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How Changes in Funding for the IRS Affect Revenues

How Changes in Funding for the IRS Affect Revenues

The Internal Revenue Service’s (IRS’s) budget funds various activities that directly and indirectly affect the amounts of revenues it collects. Historically, the IRS’s funding has primarily been discretionary—that is, the agency has mostly been funded through annual appropriation acts. Through 2031, however, the agency’s activities are also supported by nearly $80 billion in mandatory funding provided in the 2022 reconciliation act (Public Law 117-169).

In this report, the Congressional Budget Office describes how funding for the IRS affects CBO’s baseline projections of revenues and how CBO estimates the revenue effects of rescissions of such funding. (Rescissions are provisions of law that cancel budget authority previously provided before it is scheduled to expire.) In addition, the agency estimated the budgetary effects over the next 10 years of three illustrative options that would rescind varying amounts of the IRS’s mandatory funding:

  • A $5 billion rescission would reduce revenues by $5.2 billion over the 2024–2034 period and increase the cumulative deficit for that period by $0.2 billion.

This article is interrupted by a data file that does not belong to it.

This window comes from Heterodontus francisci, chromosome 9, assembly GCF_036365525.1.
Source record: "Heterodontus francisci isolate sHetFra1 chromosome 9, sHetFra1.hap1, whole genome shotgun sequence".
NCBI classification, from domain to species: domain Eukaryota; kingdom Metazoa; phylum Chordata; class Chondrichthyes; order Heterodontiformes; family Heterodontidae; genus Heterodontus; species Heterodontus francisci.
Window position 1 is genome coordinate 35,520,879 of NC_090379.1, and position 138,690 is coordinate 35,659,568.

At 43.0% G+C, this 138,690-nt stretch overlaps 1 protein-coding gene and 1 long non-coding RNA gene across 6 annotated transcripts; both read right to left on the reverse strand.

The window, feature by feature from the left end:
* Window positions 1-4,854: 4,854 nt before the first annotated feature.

• A $20 billion rescission would reduce revenues by $44 billion and increase the cumulative deficit by $24 billion.
  • A $35 billion rescission would reduce revenues by $89 billion and increase the cumulative deficit by $54 billion.

In CBO’s assessment, the IRS would respond to a rescission by maintaining its planned spending in the near term and reducing outlays in the final years before the budget authority expires. CBO also expects that the IRS would first curtail enforcement activities that, in its view, will have the lowest average return. Thus, the revenue reduction per dollar rescinded would be larger for a $20 billion rescission than it would be for a $5 billion one and even larger for a $35 billion rescission.

Originally published at https://www.cbo.gov/publication/59972

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